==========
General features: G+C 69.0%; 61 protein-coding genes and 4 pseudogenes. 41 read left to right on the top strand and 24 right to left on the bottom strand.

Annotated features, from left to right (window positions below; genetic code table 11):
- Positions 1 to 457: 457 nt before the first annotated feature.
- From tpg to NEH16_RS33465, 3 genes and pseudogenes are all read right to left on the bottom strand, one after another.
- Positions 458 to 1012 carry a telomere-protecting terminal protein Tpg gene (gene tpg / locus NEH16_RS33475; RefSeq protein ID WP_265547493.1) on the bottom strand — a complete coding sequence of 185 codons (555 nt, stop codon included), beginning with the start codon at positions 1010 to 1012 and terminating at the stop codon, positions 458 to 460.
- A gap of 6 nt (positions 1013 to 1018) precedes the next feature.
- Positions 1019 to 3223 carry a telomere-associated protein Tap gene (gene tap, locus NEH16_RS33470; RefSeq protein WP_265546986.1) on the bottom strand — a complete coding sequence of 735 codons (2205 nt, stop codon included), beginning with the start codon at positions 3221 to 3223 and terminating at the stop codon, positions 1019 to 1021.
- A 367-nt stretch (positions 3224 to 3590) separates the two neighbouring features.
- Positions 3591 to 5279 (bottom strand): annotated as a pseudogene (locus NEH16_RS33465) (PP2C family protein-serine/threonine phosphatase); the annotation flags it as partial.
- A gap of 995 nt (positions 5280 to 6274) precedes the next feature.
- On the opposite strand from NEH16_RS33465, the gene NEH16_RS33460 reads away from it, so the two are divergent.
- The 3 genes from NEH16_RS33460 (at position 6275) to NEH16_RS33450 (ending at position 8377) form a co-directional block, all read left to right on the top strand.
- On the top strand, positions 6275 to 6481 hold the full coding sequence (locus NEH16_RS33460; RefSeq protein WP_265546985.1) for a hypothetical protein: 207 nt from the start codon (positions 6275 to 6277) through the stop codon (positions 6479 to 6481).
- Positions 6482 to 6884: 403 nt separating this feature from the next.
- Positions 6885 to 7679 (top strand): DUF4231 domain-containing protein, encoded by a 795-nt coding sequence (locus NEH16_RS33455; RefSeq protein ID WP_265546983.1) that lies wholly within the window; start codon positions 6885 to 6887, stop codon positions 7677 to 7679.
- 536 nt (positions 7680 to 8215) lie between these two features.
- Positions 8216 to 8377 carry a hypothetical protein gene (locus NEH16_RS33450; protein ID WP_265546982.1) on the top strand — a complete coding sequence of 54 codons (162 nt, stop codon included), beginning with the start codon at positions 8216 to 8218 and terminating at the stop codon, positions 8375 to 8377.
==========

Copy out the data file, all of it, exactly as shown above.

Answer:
General features: G+C 69.0%; 61 protein-coding genes and 4 pseudogenes. 41 read left to right on the top strand and 24 right to left on the bottom strand.

Annotated features, from left to right (window positions below; genetic code table 11):
- Positions 1 to 457: 457 nt before the first annotated feature.
- From tpg to NEH16_RS33465, 3 genes and pseudogenes are all read right to left on the bottom strand, one after another.
- Positions 458 to 1012 carry a telomere-protecting terminal protein Tpg gene (gene tpg / locus NEH16_RS33475; RefSeq protein ID WP_265547493.1) on the bottom strand — a complete coding sequence of 185 codons (555 nt, stop codon included), beginning with the start codon at positions 1010 to 1012 and terminating at the stop codon, positions 458 to 460.
- A gap of 6 nt (positions 1013 to 1018) precedes the next feature.
- Positions 1019 to 3223 carry a telomere-associated protein Tap gene (gene tap, locus NEH16_RS33470; RefSeq protein WP_265546986.1) on the bottom strand — a complete coding sequence of 735 codons (2205 nt, stop codon included), beginning with the start codon at positions 3221 to 3223 and terminating at the stop codon, positions 1019 to 1021.
- A 367-nt stretch (positions 3224 to 3590) separates the two neighbouring features.
- Positions 3591 to 5279 (bottom strand): annotated as a pseudogene (locus NEH16_RS33465) (PP2C family protein-serine/threonine phosphatase); the annotation flags it as partial.
- A gap of 995 nt (positions 5280 to 6274) precedes the next feature.
- On the opposite strand from NEH16_RS33465, the gene NEH16_RS33460 reads away from it, so the two are divergent.
- The 3 genes from NEH16_RS33460 (at position 6275) to NEH16_RS33450 (ending at position 8377) form a co-directional block, all read left to right on the top strand.
- On the top strand, positions 6275 to 6481 hold the full coding sequence (locus NEH16_RS33460; RefSeq protein WP_265546985.1) for a hypothetical protein: 207 nt from the start codon (positions 6275 to 6277) through the stop codon (positions 6479 to 6481).
- Positions 6482 to 6884: 403 nt separating this feature from the next.
- Positions 6885 to 7679 (top strand): DUF4231 domain-containing protein, encoded by a 795-nt coding sequence (locus NEH16_RS33455; RefSeq protein ID WP_265546983.1) that lies wholly within the window; start codon positions 6885 to 6887, stop codon positions 7677 to 7679.
- 536 nt (positions 7680 to 8215) lie between these two features.
- Positions 8216 to 8377 carry a hypothetical protein gene (locus NEH16_RS33450; protein ID WP_265546982.1) on the top strand — a complete coding sequence of 54 codons (162 nt, stop codon included), beginning with the start codon at positions 8216 to 8218 and terminating at the stop codon, positions 8375 to 8377.